It wasn't until the very last Advertising Week New York panel I attended that I realized what I'd been hearing repeatedly all week: It's all about trust.
Before attending three sessions from Verizon Media specifically focused on various aspects of trust, I ventured into other sessions where trust permeated the discussion. In a conversation with Altice and a4 , for example, Sarah Baehr , executive vice president and co-chief investment officer at Horizon Media, got a huge laugh of recognition from the audience when she talked about the natural skepticism that comes after meeting with many media, data, and ad tech vendors, and the need to tease out what is really meaningful. "No one ever comes in and says, 'We're the third-best at this,' or 'We're working towards that, but we're not there yet,'" she said. "It never happens. It would be refreshing to hear absolute truth like that."
A Monday session, featuring ABC Contributor and former New Jersey Governor, Chris Christie, got me thinking about honesty and transparency. "Let me explain something as a recovering politician," Christie said. "When we don't answer a question, it's [mostly] because we know the answer is something you won't like. It's that simple."
And when ABC's Rebecca Jarvis, who was moderating, asked how he squares that with smart and well-informed voters, he answered that the reason is based in how politicians think. "They think, 'The longer I don't tell you, the more you may give me the benefit of the doubt…' and maybe you won't figure it out."
Any media buyer who has worked with a medium where salespeople, websites, or marketing materials are full of buzzwords but aren't clear about what's being offered will recognize this type of thinking.
The next day, a session titled "The Future is Transparent: Building Trust in Ad Tech" should have made the theme clear to me. The panel, moderated by Vijay Rao, vice president and head of platform sales and strategy at Verizon Media, featured executives from Anheuser-Busch , CBS Interactive , Fox , OMD , and Publicis . They discussed bringing increasing levels of openness to programmatic advertising, including fee transparency, measurement transparency, and supply path optimization. They also touted the benefits of brand-safe, measurable, premium content, as well as standardization and collaboration across the industry for advertisers of all sizes.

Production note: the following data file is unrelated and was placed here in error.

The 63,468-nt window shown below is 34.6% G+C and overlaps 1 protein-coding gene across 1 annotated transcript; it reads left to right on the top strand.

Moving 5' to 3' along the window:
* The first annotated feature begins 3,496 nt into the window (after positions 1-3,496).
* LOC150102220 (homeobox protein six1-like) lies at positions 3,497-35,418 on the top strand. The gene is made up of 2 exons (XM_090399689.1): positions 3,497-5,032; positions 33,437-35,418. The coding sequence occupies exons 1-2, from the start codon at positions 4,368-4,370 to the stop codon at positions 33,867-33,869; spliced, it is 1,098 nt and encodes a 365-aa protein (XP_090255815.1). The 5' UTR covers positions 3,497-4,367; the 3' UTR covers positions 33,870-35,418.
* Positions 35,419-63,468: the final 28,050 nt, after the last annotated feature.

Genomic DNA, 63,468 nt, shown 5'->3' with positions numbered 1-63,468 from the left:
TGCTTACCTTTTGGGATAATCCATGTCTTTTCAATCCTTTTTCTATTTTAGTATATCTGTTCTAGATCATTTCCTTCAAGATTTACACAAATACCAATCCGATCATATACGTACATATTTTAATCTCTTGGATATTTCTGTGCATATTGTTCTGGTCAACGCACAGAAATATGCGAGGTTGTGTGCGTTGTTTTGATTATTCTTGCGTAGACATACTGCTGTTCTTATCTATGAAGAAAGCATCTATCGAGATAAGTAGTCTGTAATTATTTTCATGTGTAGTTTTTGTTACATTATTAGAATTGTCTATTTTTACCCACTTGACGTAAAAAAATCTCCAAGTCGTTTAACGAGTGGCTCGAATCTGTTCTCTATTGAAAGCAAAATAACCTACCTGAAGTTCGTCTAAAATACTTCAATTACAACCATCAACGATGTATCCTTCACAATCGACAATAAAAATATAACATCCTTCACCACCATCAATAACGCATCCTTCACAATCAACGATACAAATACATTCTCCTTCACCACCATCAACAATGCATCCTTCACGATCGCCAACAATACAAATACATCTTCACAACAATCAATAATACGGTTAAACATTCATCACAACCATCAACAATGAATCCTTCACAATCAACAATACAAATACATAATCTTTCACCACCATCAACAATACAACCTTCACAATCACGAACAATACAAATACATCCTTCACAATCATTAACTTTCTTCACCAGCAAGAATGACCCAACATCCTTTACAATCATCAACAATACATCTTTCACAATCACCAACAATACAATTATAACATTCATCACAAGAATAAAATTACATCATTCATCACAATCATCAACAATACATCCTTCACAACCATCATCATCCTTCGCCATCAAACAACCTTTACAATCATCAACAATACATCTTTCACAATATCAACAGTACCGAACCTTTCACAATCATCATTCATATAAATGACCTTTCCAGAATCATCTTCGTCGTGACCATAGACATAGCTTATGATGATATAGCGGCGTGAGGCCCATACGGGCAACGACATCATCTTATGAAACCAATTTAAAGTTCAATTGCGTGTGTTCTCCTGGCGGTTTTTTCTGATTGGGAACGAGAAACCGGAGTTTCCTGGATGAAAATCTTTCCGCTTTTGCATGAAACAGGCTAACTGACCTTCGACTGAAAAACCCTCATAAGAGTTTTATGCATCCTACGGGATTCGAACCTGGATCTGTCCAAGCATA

Immediately following that session was "Trust in Innovation: Disruptive Brands in a 5G world," a panel moderated by Jeff Lucas , vice president and head of North American sales and global client solutions at Verizon Media. That one started off with the theme of trust, with Lucas asking the panel about what it takes to develop brand-building, creative work.Burke Morley, Purple's vice president of brand and executive creative director, answered simply: "Consumers are so well-informed nowadays that [the work] must be based on truth."
The panel discussed the idea that messaging that is true, relevant to the audience, and grounded in real customer insight is most likely to attract a consumer's attention. Panelist Rachel Rayne, Toyota's head of nameplate marketing, explained that using key consumer insights led to a campaign for the Toyota Camry, executed with Verizon Media, that generated over 30 percent lift in brand recall.
On Thursday morning, a late train kept me from seeing the second session of the week featuring Elizabeth Herbst-Brady, Verizon Media's vice president U.S. field sales, and Viacom's executive vice president, ad solutions, Valerie Bischak . Their panel discussion focused on monetizing content. And, thanks to Advertising Week's streaming capability, I didn't miss hearing Herbst-Brady's opening statement, which summed up why I'd heard so many Verizon Media executives talking about trust.
"[Verizon Media is] founded on the pillars of trust and innovation. We bring it to life by focusing on brand safety, diverse insight, and connected channels." Herbst-Brady talked about how trust and transparency are coming to the fore now, and that curated and professionally produced content is critical to gaining the trust of advertisers.
The idea that stuck with me on that panel was from Bischak, who said that trust goes both ways — and that brands that trust their media partners and share a complete picture of their needs get better advertising. "We can be more successful in delivering results if we understand the bigger picture," she said. "The partners that share that deeply, we're able to do better work for them."
Others picked up on the trust theme, too — including the conference's biggest celebrity session, featuring athlete and entrepreneur Serena Williams touching on the theme in conversation with Verizon Media chief executive officer Guru Gowrappan. Williams discussed the challenges of building a brand that is authentic to her values. And, echoing Bischak's sentiment, emphasized the need to work with trusted partners.
In an industry where trust is paramount to performance, it was inspiring to hear so much importance placed on ensuring that agency, brand, and media partnerships are steeped in building and maintaining it.
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